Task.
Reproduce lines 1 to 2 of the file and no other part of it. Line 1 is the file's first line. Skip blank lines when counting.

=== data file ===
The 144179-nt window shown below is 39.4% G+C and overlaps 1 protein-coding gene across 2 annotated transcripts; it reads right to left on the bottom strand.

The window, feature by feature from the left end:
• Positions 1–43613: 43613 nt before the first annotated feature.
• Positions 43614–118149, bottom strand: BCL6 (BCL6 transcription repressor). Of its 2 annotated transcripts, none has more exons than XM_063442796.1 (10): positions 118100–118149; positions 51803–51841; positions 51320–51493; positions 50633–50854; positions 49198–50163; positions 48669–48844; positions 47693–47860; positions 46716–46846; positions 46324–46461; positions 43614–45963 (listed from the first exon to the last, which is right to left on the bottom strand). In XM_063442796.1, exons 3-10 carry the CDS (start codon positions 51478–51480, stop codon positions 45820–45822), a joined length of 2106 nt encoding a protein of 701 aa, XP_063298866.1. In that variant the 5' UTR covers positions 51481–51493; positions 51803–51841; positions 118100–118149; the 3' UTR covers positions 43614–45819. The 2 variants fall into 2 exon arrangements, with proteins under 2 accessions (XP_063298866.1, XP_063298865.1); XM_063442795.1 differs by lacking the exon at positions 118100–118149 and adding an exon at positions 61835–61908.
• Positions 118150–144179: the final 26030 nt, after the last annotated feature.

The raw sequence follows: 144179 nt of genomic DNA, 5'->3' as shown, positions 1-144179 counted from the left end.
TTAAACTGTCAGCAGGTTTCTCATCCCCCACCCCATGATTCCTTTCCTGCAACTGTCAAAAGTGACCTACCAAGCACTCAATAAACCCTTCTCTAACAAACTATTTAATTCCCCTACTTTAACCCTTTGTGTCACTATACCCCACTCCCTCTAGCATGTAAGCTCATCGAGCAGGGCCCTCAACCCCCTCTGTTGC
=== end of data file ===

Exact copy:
The 144179-nt window shown below is 39.4% G+C and overlaps 1 protein-coding gene across 2 annotated transcripts; it reads right to left on the bottom strand.

The window, feature by feature from the left end: